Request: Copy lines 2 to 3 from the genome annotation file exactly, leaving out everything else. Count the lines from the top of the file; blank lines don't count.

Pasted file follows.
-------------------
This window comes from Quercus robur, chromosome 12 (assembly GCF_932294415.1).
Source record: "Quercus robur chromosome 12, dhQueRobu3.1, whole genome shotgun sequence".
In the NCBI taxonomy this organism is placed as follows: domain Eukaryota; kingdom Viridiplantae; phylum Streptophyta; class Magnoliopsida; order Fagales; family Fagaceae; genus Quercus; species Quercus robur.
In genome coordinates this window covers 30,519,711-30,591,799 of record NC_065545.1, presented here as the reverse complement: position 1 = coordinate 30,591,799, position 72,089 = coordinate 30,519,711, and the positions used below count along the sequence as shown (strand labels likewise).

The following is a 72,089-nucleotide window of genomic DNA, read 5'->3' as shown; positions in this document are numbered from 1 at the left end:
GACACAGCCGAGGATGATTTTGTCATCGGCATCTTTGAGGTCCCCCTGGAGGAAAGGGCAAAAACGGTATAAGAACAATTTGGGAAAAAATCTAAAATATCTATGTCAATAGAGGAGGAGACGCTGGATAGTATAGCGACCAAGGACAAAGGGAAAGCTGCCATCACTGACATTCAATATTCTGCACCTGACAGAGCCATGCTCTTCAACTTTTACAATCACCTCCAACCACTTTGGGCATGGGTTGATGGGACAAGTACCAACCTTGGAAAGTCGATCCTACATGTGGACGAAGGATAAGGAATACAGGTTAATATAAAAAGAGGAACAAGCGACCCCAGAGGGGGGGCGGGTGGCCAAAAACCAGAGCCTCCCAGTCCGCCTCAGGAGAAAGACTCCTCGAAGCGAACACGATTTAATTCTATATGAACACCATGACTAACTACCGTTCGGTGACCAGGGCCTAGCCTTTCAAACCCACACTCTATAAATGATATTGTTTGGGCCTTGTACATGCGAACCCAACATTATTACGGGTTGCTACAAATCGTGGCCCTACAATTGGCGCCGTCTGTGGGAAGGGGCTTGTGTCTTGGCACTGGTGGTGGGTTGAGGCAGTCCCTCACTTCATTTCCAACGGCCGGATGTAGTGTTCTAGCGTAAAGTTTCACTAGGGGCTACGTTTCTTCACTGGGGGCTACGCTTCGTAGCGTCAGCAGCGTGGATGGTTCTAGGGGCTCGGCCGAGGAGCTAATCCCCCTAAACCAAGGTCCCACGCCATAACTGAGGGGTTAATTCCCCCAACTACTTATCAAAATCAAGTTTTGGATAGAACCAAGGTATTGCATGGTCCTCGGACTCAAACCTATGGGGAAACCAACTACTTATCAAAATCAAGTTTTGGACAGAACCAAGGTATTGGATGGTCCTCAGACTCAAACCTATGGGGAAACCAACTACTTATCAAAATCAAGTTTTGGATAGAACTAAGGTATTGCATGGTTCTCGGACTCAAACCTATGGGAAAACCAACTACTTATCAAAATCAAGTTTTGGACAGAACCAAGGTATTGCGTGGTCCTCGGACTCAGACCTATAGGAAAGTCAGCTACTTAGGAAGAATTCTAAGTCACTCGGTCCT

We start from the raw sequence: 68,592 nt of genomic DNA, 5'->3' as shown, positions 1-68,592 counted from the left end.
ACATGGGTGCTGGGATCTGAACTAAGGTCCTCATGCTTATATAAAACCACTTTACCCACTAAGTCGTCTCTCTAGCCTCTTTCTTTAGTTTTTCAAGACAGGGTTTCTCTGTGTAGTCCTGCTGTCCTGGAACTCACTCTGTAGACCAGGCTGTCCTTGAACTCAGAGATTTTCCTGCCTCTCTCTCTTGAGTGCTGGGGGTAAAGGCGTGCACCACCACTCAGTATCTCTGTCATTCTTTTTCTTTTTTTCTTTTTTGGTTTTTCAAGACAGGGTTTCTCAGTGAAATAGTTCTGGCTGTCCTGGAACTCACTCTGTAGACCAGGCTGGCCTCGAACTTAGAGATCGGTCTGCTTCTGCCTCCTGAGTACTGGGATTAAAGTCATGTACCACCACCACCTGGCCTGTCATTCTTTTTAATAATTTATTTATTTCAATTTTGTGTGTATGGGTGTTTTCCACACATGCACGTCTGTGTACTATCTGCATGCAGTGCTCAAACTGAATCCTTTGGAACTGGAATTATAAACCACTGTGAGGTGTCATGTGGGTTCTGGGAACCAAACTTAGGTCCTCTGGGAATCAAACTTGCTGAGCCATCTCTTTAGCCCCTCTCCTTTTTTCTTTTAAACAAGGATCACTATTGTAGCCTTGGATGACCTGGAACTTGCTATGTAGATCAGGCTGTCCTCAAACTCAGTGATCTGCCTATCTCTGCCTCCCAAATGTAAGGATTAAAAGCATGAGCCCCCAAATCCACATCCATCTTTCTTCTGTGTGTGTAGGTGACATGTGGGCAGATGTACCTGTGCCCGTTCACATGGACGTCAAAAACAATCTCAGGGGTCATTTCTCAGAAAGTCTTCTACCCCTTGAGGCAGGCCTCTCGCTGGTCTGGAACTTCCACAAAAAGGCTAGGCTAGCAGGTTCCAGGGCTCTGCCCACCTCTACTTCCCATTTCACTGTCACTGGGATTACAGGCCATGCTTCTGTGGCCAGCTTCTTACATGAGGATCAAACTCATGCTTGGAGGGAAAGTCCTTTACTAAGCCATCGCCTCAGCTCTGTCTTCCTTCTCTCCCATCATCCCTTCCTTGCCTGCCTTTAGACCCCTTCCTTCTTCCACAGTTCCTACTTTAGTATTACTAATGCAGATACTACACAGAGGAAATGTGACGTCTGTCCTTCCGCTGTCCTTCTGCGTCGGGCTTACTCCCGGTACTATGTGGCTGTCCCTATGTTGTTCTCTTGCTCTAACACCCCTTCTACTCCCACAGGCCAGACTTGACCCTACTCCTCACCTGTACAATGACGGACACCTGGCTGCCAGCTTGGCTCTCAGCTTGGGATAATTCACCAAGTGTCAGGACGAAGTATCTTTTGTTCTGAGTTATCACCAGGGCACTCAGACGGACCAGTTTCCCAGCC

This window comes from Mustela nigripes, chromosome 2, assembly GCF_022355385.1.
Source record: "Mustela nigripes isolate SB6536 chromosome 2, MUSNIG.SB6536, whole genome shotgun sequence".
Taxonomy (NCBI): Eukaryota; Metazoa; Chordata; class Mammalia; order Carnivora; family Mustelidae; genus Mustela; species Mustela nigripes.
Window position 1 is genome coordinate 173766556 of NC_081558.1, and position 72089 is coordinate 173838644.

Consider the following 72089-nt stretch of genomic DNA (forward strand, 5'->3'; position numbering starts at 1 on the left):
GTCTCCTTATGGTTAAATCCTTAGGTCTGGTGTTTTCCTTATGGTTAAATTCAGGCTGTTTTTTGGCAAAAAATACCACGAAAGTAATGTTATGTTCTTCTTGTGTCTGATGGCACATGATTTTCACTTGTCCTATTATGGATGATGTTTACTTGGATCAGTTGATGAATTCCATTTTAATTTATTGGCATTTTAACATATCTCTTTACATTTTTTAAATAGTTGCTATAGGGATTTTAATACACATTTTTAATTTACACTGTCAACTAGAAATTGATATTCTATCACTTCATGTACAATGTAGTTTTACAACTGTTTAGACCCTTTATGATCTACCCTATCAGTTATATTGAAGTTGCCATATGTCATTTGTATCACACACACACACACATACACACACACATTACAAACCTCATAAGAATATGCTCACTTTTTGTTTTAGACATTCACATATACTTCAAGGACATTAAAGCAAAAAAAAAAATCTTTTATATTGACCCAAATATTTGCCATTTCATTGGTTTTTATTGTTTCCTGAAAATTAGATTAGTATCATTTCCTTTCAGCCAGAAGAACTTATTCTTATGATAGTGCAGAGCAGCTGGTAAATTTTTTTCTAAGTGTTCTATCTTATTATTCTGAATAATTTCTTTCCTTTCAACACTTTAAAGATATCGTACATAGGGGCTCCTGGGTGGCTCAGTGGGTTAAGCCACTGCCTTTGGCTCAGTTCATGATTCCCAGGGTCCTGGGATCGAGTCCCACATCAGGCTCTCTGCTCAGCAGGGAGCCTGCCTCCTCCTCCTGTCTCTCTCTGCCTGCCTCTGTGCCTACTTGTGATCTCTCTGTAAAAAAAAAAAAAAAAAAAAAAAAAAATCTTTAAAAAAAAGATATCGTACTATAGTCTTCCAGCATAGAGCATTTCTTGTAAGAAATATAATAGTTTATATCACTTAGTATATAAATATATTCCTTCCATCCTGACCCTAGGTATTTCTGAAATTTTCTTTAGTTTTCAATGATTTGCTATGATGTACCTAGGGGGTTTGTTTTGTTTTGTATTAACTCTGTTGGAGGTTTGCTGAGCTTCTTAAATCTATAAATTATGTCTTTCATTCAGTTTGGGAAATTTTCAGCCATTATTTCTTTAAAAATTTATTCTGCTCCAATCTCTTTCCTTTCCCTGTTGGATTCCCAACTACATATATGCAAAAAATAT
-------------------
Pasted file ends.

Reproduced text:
Source record: "Quercus robur chromosome 12, dhQueRobu3.1, whole genome shotgun sequence".
In the NCBI taxonomy this organism is placed as follows: domain Eukaryota; kingdom Viridiplantae; phylum Streptophyta; class Magnoliopsida; order Fagales; family Fagaceae; genus Quercus; species Quercus robur.